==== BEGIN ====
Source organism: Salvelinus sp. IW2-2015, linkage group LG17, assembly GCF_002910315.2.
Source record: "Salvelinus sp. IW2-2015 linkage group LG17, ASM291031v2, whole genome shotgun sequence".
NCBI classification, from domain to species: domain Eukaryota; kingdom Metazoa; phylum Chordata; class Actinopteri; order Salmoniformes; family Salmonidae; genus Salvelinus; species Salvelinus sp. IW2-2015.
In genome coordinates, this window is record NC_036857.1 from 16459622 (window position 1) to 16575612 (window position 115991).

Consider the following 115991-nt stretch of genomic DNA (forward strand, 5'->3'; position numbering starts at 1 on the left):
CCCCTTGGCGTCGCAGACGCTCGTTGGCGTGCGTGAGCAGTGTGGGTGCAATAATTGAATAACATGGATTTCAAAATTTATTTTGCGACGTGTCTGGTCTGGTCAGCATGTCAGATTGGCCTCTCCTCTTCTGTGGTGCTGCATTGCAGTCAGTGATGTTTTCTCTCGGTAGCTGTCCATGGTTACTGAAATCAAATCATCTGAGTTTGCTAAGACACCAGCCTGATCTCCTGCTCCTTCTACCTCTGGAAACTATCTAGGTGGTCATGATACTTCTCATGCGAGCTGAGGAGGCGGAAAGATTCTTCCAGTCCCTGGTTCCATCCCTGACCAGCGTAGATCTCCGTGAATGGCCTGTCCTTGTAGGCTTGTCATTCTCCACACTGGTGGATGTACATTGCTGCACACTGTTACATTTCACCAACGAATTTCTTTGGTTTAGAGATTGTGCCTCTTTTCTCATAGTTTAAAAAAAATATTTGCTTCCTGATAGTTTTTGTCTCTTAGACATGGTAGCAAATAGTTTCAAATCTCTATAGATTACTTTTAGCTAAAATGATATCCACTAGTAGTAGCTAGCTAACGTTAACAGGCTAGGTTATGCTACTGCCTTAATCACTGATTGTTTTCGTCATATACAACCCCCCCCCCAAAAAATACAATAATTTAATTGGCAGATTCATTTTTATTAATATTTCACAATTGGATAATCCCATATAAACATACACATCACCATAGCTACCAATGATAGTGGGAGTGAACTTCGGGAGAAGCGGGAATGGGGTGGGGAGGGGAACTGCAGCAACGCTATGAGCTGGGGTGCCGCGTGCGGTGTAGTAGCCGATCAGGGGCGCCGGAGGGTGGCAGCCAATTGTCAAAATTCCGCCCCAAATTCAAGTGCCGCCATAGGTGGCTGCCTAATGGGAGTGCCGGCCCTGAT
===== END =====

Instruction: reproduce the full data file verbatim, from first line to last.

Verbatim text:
Source organism: Salvelinus sp. IW2-2015, linkage group LG17, assembly GCF_002910315.2.
Source record: "Salvelinus sp. IW2-2015 linkage group LG17, ASM291031v2, whole genome shotgun sequence".
NCBI classification, from domain to species: domain Eukaryota; kingdom Metazoa; phylum Chordata; class Actinopteri; order Salmoniformes; family Salmonidae; genus Salvelinus; species Salvelinus sp. IW2-2015.
In genome coordinates, this window is record NC_036857.1 from 16459622 (window position 1) to 16575612 (window position 115991).

Consider the following 115991-nt stretch of genomic DNA (forward strand, 5'->3'; position numbering starts at 1 on the left):
CCCCTTGGCGTCGCAGACGCTCGTTGGCGTGCGTGAGCAGTGTGGGTGCAATAATTGAATAACATGGATTTCAAAATTTATTTTGCGACGTGTCTGGTCTGGTCAGCATGTCAGATTGGCCTCTCCTCTTCTGTGGTGCTGCATTGCAGTCAGTGATGTTTTCTCTCGGTAGCTGTCCATGGTTACTGAAATCAAATCATCTGAGTTTGCTAAGACACCAGCCTGATCTCCTGCTCCTTCTACCTCTGGAAACTATCTAGGTGGTCATGATACTTCTCATGCGAGCTGAGGAGGCGGAAAGATTCTTCCAGTCCCTGGTTCCATCCCTGACCAGCGTAGATCTCCGTGAATGGCCTGTCCTTGTAGGCTTGTCATTCTCCACACTGGTGGATGTACATTGCTGCACACTGTTACATTTCACCAACGAATTTCTTTGGTTTAGAGATTGTGCCTCTTTTCTCATAGTTTAAAAAAAATATTTGCTTCCTGATAGTTTTTGTCTCTTAGACATGGTAGCAAATAGTTTCAAATCTCTATAGATTACTTTTAGCTAAAATGATATCCACTAGTAGTAGCTAGCTAACGTTAACAGGCTAGGTTATGCTACTGCCTTAATCACTGATTGTTTTCGTCATATACAACCCCCCCCCCAAAAAATACAATAATTTAATTGGCAGATTCATTTTTATTAATATTTCACAATTGGATAATCCCATATAAACATACACATCACCATAGCTACCAATGATAGTGGGAGTGAACTTCGGGAGAAGCGGGAATGGGGTGGGGAGGGGAACTGCAGCAACGCTATGAGCTGGGGTGCCGCGTGCGGTGTAGTAGCCGATCAGGGGCGCCGGAGGGTGGCAGCCAATTGTCAAAATTCCGCCCCAAATTCAAGTGCCGCCATAGGTGGCTGCCTAATGGGAGTGCCGGCCCTGAT